you can imagine the vast potential
  • of this technology. Some of it's more prominent
    benefits would be
  • Manufacturing
  • Precision Manufacturing
  • Material Reuse
  • Miniaturization
  • Medicine
  • Pharmaceutical Creation
  • Disease Treatment
  • Nanomachine-assisted Surgery
  • Environment
  • Toxin Cleanup
  • Recycling
  • Resource Consumption Reduction

Respirocytes with Red Cells.
(by Vik Olliver, 1998)
11
Contd..
Along with all the obvious manufacturing
benefits, there are also many potential medical
and environmental benefits. With nanomachines,
we could better design and synthesize
pharmaceuticals we could directly treat
diseased cells like cancer we could better
monitor the life signs of a patient or we could
use nanomachines to make microscopic repairs in
hard-to-operate-on areas of the body. With regard
to the environment, we could use nanomachines to
clean up toxins or oil spills, recycle all
garbage, and eliminate landfills, thus reducing
our natural resource consumption.
Future Human body
Gastronanorobot
12
Potential dangers
Unfortunately, the technology can be used for
dangerous ends.
The flip side to these benefits is the
possibility of assemblers and disassemblers being
used to create weapons, be used as weapons
themselves, or for them to run wild and wreak
havoc.
  • Weapons
  • Miniature Weapons and Explosives
  • Disassemblers for Military Use
  • Rampant Nanomachines
  • The Gray Goo Scenario
  • Self Replicating Nanomachines
  • Nanoterrorism
  • Surveillance
  • Monitoring
  • Tracking

13
Contd..
  • Weapons
  • extending today's weapon capabilities by
    miniaturizing guns, explosives,
  • and electronic components of missiles would
    be deadly enough
  • Nanomachines and Nanoterrorism
  • There could be a use for nanomachines in
    combating current threats such as bio and
    chemical
  • weapons. In addition, following recent
    events, such as September the 11th, we cannot by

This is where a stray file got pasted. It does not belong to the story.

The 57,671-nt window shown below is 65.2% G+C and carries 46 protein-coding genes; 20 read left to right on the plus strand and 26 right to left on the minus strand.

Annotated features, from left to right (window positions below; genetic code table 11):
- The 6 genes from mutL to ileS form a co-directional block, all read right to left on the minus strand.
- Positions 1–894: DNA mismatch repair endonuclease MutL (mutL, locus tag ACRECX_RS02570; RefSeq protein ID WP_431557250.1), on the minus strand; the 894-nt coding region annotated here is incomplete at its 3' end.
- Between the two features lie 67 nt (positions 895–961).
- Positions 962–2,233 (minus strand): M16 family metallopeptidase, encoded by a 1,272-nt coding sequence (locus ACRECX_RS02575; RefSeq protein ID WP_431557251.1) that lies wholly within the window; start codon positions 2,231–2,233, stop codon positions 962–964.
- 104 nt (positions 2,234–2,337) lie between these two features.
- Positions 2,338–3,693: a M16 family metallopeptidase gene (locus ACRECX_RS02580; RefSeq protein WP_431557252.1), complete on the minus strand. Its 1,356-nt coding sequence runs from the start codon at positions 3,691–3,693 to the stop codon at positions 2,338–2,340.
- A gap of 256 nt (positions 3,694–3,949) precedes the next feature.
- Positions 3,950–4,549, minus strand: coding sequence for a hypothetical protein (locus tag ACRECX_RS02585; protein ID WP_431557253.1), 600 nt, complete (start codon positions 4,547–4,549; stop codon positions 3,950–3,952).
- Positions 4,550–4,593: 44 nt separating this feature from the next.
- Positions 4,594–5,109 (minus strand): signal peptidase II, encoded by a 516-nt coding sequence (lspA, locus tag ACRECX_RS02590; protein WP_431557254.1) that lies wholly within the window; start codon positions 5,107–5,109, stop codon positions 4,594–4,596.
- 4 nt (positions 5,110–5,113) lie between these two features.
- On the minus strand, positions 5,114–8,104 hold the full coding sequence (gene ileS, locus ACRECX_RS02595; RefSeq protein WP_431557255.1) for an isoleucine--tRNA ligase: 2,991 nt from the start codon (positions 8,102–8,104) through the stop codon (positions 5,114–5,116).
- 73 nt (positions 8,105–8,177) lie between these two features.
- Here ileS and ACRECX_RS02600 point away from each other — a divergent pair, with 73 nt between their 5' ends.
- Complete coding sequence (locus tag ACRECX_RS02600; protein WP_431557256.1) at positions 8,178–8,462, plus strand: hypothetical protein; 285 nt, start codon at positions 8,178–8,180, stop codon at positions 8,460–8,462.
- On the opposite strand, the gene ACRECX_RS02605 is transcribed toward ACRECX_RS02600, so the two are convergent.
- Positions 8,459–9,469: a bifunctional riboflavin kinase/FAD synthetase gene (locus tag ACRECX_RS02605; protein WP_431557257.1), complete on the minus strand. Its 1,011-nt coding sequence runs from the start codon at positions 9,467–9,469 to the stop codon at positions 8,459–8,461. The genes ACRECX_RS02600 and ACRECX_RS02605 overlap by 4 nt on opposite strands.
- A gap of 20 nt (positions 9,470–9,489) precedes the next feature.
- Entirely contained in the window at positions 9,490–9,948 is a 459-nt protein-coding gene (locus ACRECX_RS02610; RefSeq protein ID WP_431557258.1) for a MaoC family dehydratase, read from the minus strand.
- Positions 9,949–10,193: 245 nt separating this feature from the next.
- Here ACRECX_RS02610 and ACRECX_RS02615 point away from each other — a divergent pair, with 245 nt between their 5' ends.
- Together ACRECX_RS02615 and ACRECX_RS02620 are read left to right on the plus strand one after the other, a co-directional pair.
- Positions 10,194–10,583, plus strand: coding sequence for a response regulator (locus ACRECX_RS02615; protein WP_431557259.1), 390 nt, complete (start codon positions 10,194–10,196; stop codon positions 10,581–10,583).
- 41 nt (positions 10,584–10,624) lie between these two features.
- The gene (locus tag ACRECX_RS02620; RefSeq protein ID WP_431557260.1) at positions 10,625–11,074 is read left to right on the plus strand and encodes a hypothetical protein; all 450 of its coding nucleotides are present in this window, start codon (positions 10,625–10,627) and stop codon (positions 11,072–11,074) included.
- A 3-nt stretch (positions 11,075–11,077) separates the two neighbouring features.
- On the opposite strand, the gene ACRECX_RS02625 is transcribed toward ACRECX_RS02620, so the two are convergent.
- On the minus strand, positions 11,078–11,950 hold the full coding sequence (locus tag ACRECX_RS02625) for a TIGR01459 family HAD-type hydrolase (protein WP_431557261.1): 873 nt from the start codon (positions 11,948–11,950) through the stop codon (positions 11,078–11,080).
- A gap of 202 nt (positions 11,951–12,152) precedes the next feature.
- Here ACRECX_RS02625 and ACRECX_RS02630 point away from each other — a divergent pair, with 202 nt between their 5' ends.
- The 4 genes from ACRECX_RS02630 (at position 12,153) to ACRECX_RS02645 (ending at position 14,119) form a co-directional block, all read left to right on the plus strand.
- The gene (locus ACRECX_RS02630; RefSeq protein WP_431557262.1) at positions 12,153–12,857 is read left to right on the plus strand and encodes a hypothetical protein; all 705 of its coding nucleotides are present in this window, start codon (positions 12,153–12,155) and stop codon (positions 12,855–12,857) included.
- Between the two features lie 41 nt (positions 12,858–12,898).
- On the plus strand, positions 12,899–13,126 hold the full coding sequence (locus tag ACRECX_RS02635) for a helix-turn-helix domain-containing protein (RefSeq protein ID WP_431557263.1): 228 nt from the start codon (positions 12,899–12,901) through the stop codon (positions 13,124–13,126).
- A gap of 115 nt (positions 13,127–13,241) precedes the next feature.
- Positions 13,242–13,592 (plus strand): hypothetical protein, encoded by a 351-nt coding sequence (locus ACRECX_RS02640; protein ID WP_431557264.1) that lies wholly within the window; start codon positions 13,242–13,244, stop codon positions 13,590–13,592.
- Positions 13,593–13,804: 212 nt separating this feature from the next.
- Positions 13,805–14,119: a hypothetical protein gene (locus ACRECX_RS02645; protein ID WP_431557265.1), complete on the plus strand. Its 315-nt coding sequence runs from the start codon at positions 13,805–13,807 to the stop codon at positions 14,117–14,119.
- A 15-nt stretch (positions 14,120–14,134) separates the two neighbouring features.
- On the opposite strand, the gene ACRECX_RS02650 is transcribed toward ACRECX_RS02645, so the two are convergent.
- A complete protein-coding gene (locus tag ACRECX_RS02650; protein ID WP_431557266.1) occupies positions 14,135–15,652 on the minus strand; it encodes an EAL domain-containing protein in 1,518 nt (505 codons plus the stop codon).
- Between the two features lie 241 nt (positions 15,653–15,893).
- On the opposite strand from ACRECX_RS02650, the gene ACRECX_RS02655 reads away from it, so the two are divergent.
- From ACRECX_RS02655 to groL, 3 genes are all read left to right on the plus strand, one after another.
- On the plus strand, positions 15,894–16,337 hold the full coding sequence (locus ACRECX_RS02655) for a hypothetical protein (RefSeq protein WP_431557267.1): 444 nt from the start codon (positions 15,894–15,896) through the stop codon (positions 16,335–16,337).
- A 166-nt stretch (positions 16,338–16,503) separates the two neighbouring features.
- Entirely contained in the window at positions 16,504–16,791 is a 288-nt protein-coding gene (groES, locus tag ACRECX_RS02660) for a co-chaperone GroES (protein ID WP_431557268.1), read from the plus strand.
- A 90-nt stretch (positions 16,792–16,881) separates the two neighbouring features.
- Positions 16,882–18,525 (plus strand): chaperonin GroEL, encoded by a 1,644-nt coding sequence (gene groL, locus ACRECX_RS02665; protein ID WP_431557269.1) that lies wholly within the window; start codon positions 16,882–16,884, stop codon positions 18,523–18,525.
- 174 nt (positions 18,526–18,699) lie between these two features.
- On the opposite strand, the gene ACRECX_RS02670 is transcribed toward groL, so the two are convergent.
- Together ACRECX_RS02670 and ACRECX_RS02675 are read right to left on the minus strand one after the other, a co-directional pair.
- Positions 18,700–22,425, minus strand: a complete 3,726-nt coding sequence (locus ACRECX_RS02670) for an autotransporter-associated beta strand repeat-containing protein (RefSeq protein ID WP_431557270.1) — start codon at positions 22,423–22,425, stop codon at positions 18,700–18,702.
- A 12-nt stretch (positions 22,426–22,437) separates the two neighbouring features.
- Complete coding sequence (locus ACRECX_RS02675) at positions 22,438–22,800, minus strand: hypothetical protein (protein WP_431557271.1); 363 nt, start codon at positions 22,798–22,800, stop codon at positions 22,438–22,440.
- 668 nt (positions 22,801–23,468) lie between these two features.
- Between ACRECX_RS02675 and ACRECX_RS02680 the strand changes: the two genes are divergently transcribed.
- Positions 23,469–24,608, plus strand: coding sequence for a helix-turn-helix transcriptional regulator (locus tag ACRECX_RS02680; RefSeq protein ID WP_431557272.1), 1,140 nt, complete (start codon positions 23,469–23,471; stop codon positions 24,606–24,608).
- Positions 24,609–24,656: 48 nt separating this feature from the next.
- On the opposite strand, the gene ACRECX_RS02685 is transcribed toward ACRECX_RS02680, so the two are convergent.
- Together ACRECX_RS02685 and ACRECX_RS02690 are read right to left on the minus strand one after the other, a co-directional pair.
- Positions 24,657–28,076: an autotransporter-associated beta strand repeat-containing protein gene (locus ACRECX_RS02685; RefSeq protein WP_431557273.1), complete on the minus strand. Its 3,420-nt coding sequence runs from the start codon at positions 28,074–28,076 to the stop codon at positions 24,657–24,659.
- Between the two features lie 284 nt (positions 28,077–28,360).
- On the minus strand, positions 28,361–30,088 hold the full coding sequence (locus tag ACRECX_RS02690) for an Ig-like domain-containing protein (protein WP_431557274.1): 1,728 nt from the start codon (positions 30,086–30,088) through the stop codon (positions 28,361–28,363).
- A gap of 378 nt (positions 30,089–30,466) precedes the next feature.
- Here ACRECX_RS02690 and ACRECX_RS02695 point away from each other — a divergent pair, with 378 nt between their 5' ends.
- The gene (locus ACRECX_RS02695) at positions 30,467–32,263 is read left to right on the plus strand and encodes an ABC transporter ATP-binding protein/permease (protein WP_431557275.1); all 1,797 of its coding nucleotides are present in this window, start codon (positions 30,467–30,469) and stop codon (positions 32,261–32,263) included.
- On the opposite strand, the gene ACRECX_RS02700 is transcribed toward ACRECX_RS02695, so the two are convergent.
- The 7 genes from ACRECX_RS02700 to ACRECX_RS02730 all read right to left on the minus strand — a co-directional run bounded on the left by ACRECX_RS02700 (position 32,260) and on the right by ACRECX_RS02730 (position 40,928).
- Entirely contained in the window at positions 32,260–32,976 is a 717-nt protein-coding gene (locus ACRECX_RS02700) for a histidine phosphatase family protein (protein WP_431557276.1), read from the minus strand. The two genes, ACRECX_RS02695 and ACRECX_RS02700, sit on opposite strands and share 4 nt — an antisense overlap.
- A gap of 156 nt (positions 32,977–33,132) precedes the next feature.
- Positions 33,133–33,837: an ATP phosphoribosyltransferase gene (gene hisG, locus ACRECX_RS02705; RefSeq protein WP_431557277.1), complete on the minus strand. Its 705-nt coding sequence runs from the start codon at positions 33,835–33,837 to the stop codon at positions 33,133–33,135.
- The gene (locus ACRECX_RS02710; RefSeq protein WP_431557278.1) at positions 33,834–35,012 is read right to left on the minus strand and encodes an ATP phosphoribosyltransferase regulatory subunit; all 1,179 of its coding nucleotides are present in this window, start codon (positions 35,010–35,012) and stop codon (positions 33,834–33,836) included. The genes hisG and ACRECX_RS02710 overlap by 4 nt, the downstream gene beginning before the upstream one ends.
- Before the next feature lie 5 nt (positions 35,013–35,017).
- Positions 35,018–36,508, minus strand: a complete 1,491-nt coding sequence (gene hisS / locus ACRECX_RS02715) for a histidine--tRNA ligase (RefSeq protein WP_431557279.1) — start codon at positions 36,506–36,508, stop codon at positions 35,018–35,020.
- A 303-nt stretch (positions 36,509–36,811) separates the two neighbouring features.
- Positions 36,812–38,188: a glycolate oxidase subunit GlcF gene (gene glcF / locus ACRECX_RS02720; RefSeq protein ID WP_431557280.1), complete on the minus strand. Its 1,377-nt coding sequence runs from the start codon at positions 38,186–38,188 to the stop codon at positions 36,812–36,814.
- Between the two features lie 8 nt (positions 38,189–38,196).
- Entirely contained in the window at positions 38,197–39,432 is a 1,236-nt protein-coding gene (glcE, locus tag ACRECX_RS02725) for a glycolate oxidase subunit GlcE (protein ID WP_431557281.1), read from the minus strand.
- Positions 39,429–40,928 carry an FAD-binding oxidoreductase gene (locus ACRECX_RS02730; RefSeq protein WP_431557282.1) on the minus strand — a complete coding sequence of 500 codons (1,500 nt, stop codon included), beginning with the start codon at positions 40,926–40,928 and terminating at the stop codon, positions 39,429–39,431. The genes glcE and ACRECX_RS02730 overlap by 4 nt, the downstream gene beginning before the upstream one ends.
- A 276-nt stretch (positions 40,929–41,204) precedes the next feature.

• any means ignore the threat of global
    terrorism.
  • Gray Goo Disaster
  • with nanotechnology, armies could also
    develop disassemblers to attack physical
    structures
  • or even biological organisms at the
    molecular level. A similar hazard would be if
    general
  • purpose disassemblers got loose in the
    environment and started disassembling every
  • molecule they encountered

14
Ethical Issues Analysis
With such awe full potential dangers inherent in
nanotechnology, we must seriously examine its
potential consequences. We must examine the
ethics of developing nanotechnology and create
policies that will aid in its development so as
to eliminate or at least minimize its damaging
effects on society.
15
  • Professional Issues
  • Legal/Policy Issues
  • Ethical Issues
  • Stakeholders

16
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17
Conclusion
Ethical guidelines are needed to ensure that
nanotechnology is not used for harmful purposes.
18
References
  • http//www.actionbioscience.org/newfrontiers/chen.
    html
  • http//cseserv.engr.scu.edu/StudentWebPages/AChen/
    ResearchPaper.htm
  • http//nanotech-now.com/ethics-of-nanotechnology.h
    tm
  • http//www.portfolio.mvm.ed.ac.uk/studentwebs/sess
    ion5/13/weaponhome.htmlnanoterrorism
  • http//people.cornell.edu/pages/bvl1/NanoSEI.htm
  • http//www.foresight.org/Nanomedicine/Gallery/Capt
    ions/
  • http//www.expressnews.ualberta.ca/expressnews/art
    icles/ideas.cfm?p_ID5226sa
  • http//www.stt.nl/stt2/projecten/nano/nanolinkstek
    st.htm
  • http//www.nano.org.uk/nano.htm

19